Comment in:

J Orofac Pain. 2009 Fall;23(4):312-5; author reply 323-4.
J Orofac Pain. 2009 Fall;23(4):320-2; author reply 323-4.
J Orofac Pain. 2009 Fall;23(4):316-9; author reply 323-4.
The aim of this Focus Article is to review critically the Research Diagnostic Criteria for Temporomandibular Disorders (RDC/TMD) for the recognition of an anterior disc displacement with reduction (ADDR) in the temporomandibular joint (TMJ). This evaluation is based upon the experience gained through the careful analysis of mandibular movement recordings of hundreds of patients and controls with or without an ADDR. Clinically, it is a challenge to discriminate between the two most prevalent internal derangements of the TMJ: ADDR and symptomatic hypermobility. It is due to the very nature of these derangements that they both show clicking on opening and closing (reciprocal clicking), making reciprocal clicking not a distinguishing feature between these disorders. However, there is a difference in timing of their opening and closing clicks. Unfortunately, it is not feasible to use this difference in timing clinically to distinguish between the two internal derangements, because it is the amount of mouth opening at the time of the clicking which is clinically noted, not the condylar translation. Two other criteria proposed by the RDC/TMD for the recognition of an ADDR are the 5-mm difference in mouth opening at the time of the opening and closing clicks, and the detection of joint sounds on protrusion or laterotrusion in case of non?reciprocal clicking. These, however, run the risk of false-positive or negative results and therefore have no great diagnostic value. Instead, it is recommended that the elimination of clicking on protrusive opening and closing be examined in order to distinguish ADDRs from symptomatic hypermobility.

PMID: 19888478 [PubMed - indexed for MEDLINE]

Oral Surg Oral Med Oral Pathol Oral Radiol Endod. 2009 Jun;107(6):e54-7.
Joint hypermobility and disk displacement confirmed by magnetic resonance imaging: a study of women with temporomandibular disorders.
Sáez-Yuguero Mdel R, Linares-Tovar E, Calvo-Guirado JL, Bermejo-Fenoll A, Rodríguez-Lozano FJ.

Faculty of Medicine, University of Murcia, Murcia, Spain.
OBJECTIVE: The objective of this study was to test whether or not there is an association between generalized joint hypermobility (measured using the Beighton score) and temporomandibular joint disk displacement in women who had sought medical attention for temporomandibular disorders (TMD).

STUDY DESIGN: We studied 66 women who were attending the clinic for TMD. The patients were examined for joint hypermobility, and Beighton scores were calculated. When it was suspected that a patient suffered arthropathic complaints, magnetic resonance imaging of both temporomandibular joints was performed with the mouth closed and at maximal opening. The Pearson chi-squared test was used to test for an association between generalized joint hypermobility and disk displacement.

RESULTS: We were unable to confirm the existence of an association between generalized joint hypermobility and temporomandibular joint disk displacement in women (chi(2) = 1.523; P = .02).

CONCLUSION: Generalized joint hypermobility may be a factor related to TMD, but we did not find an association between generalized joint hypermobility and anterior disk displacement in women.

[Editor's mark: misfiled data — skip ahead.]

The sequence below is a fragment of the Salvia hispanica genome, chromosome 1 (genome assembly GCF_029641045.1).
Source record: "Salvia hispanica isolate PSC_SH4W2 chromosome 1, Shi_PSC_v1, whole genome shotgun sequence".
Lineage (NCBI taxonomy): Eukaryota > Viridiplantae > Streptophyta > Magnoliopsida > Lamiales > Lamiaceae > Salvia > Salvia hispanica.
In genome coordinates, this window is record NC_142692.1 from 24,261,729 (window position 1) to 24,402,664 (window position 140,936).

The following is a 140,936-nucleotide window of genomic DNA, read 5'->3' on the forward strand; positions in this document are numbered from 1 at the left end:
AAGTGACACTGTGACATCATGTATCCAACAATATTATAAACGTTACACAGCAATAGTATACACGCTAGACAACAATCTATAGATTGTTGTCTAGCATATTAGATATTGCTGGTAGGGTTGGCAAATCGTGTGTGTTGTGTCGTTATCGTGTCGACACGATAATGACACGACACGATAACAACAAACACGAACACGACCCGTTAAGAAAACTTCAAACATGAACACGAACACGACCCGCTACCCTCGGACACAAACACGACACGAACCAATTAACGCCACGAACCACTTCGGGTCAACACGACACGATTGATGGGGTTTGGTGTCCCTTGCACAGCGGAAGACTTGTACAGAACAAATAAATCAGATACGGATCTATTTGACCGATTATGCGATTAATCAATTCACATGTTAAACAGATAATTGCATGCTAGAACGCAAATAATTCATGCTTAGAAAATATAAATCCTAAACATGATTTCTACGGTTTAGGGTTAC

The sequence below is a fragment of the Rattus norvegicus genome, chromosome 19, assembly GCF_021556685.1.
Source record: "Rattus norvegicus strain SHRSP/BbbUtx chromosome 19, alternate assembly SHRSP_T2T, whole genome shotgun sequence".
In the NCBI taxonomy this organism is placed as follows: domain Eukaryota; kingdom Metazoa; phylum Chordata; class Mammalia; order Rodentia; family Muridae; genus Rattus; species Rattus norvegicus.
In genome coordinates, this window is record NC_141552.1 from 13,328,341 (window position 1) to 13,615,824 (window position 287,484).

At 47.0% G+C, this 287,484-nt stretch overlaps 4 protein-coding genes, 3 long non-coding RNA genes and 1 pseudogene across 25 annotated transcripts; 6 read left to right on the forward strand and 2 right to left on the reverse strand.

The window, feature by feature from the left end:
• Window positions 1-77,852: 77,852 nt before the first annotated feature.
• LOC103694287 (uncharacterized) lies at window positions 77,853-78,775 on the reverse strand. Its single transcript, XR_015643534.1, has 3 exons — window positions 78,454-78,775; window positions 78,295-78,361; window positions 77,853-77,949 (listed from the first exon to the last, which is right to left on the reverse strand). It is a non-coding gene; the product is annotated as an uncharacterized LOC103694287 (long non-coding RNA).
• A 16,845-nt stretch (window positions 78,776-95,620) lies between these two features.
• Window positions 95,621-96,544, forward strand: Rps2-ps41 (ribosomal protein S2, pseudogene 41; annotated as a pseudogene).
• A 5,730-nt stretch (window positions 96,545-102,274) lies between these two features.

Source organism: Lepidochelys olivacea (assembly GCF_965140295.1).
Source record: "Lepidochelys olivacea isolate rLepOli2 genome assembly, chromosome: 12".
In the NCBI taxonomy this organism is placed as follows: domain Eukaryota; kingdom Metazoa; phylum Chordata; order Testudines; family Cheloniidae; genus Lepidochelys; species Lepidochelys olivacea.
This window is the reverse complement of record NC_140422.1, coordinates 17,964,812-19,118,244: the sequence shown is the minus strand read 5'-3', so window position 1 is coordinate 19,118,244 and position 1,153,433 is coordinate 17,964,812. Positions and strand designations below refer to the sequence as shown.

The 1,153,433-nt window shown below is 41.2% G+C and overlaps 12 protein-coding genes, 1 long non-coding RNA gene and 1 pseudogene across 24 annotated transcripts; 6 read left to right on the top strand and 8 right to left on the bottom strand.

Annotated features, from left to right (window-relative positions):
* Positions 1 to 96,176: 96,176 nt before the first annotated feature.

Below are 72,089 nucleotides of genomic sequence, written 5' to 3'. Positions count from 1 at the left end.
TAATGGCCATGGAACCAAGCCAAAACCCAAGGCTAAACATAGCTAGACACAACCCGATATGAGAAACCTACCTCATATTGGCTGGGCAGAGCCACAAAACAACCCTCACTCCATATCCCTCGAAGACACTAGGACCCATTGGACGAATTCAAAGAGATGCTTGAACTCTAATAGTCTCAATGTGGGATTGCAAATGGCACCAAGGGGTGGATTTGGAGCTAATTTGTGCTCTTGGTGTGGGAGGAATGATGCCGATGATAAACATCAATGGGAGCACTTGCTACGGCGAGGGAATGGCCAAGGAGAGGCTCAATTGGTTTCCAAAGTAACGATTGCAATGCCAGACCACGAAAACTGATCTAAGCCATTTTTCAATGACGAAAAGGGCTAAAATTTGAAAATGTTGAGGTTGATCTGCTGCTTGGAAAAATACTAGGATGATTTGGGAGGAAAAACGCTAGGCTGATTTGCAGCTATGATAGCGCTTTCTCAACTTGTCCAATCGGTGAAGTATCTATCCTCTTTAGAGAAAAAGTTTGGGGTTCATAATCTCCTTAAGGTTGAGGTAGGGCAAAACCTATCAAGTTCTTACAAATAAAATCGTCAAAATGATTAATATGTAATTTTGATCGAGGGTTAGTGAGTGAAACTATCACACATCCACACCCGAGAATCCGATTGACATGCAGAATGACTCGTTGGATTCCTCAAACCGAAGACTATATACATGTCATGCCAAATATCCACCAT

PMID: 19464645 [PubMed - indexed for MEDLINE]

Eur J Oral Sci. 2008 Dec;116(6):525-30.
Association between generalized joint hypermobility and signs and diagnoses of temporomandibular disorders.
Hirsch C, John MT, Stang A.

Department of Pediatric Dentistry, School of Dentistry, University of Leipzig, Leipzig, Germany.
Comment in:

J Evid Based Dent Pract. 2010 Jun;10(2):91-2.
The aim of this study was to analyze whether generalized joint hypermobility (GJH) is a risk factor for temporomandibular disorders (TMD). We examined 895 subjects (20-60 yr of age) in a population-based cross-sectional sample in Germany for GJH according to the Beighton classification and for TMD according to the Research Diagnostic Criteria for TMD (RDC/TMD). After controlling for the effects of age, gender, and general joint diseases using multiple logistic regression analyses, hypermobile subjects (with four or more hypermobile joints on the 0-9 scale) had a higher risk for reproducible reciprocal clicking as an indicator for disk displacement with reduction (Odds Ratio (OR) = 1.68) compared with those subjects without hypermobile joints. Concurrently, subjects with four or more hypermobile joints had a lower risk for limited mouth opening (< 35 mm; OR = 0.26). The associations between GJH and reproducible reciprocal clicking or limited mouth opening were statistically significant in a trend test. No association was observed between hypermobility and myalgia/arthralgia (RDC/TMD Group I/IIIa). In conclusion, GJH was found to be associated with non-painful subtypes of TMD.

PMID: 19049522 [PubMed - indexed for MEDLINE]

Publication Types, MeSH Terms

Dentomaxillofac Radiol. 2010 Dec;39(8):494-500.
Evaluation of the lateral pterygoid muscle using magnetic resonance imaging.
D'Ippolito SM, Borri Wolosker AM, D'Ippolito G, Herbert de Souza B, Fenyo-Pereira M.

Rua Prof Filadelfo Azevedo, 617, apt. 61, 04508-011, São Paulo, SP, Brazil.
OBJECTIVES: The aims of this study were to evaluate the visibility of the lateral pterygoid muscle (LPM) in temporomandibular joint (TMJ) images obtained by MRI, using different projections and to compare image findings with clinical symptoms of patients with and without temporomandibular disorders (TMD).

METHODS: In this study, LPM images of 50 participants with and without TMDs were investigated by MRI. The images of the LPM in different projections of 100 TMJs from 35 participants (70 TMJs) with and 15 participants (30 TMJs) without clinical signs and symptoms of TMD were visible and analysed.

RESULTS: The oblique sagittal and axial images of the TMJ clearly showed the LPM. Hypertrophy (1.45%), atrophy (2.85%) and contracture (2.85%) were the abnormalities found in the LPM. TMD signs, such as hypermobility (11.4%), hypomobility (12.9%) and disc displacement (20.0%), could be seen in TMJ images. Related clinical symptoms, such as pain (71.4%), articular sounds (30.4%), bruxism (25.7%) and headache (22.9%), were observed.

CONCLUSIONS: Patients with TMD can present with alterations in the LPM thickness. Patients without TMD also showed alterations, such as atrophy and contracture, in TMJ images. Recognition of alterations in the LPM will improve our understanding of clinical symptoms and pathophysiology of TMD, and may lead to a more specific diagnosis of these disorders.

PMID: 21062943 [PubMed - indexed for MEDLINE